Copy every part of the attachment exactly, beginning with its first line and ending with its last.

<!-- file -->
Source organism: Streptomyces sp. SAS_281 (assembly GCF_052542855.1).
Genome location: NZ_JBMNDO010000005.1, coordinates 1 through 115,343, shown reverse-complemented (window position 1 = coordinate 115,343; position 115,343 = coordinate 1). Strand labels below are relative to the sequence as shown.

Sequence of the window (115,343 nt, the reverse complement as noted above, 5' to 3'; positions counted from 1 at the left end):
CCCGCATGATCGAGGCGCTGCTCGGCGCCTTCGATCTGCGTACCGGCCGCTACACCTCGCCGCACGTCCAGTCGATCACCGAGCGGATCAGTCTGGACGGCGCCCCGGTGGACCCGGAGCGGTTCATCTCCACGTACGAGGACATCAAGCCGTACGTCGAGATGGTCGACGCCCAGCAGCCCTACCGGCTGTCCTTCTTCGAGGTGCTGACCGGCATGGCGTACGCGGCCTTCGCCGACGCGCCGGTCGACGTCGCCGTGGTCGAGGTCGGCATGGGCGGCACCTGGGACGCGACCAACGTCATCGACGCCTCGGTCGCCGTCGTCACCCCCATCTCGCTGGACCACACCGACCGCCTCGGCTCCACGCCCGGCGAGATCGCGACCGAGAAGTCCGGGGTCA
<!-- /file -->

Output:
Source organism: Streptomyces sp. SAS_281 (assembly GCF_052542855.1).
Genome location: NZ_JBMNDO010000005.1, coordinates 1 through 115,343, shown reverse-complemented (window position 1 = coordinate 115,343; position 115,343 = coordinate 1). Strand labels below are relative to the sequence as shown.

Sequence of the window (115,343 nt, the reverse complement as noted above, 5' to 3'; positions counted from 1 at the left end):
CCCGCATGATCGAGGCGCTGCTCGGCGCCTTCGATCTGCGTACCGGCCGCTACACCTCGCCGCACGTCCAGTCGATCACCGAGCGGATCAGTCTGGACGGCGCCCCGGTGGACCCGGAGCGGTTCATCTCCACGTACGAGGACATCAAGCCGTACGTCGAGATGGTCGACGCCCAGCAGCCCTACCGGCTGTCCTTCTTCGAGGTGCTGACCGGCATGGCGTACGCGGCCTTCGCCGACGCGCCGGTCGACGTCGCCGTGGTCGAGGTCGGCATGGGCGGCACCTGGGACGCGACCAACGTCATCGACGCCTCGGTCGCCGTCGTCACCCCCATCTCGCTGGACCACACCGACCGCCTCGGCTCCACGCCCGGCGAGATCGCGACCGAGAAGTCCGGGGTCA